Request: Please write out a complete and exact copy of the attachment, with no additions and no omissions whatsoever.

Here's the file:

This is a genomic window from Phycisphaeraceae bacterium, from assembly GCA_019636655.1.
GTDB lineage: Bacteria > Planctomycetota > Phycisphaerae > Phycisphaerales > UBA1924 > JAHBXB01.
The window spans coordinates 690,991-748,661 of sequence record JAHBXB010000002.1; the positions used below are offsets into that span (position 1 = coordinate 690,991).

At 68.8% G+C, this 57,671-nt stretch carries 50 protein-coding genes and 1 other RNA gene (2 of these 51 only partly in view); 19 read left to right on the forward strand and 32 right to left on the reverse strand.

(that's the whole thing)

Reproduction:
This is a genomic window from Phycisphaeraceae bacterium, from assembly GCA_019636655.1.
GTDB lineage: Bacteria > Planctomycetota > Phycisphaerae > Phycisphaerales > UBA1924 > JAHBXB01.
The window spans coordinates 690,991-748,661 of sequence record JAHBXB010000002.1; the positions used below are offsets into that span (position 1 = coordinate 690,991).

At 68.8% G+C, this 57,671-nt stretch carries 50 protein-coding genes and 1 other RNA gene (2 of these 51 only partly in view); 19 read left to right on the forward strand and 32 right to left on the reverse strand.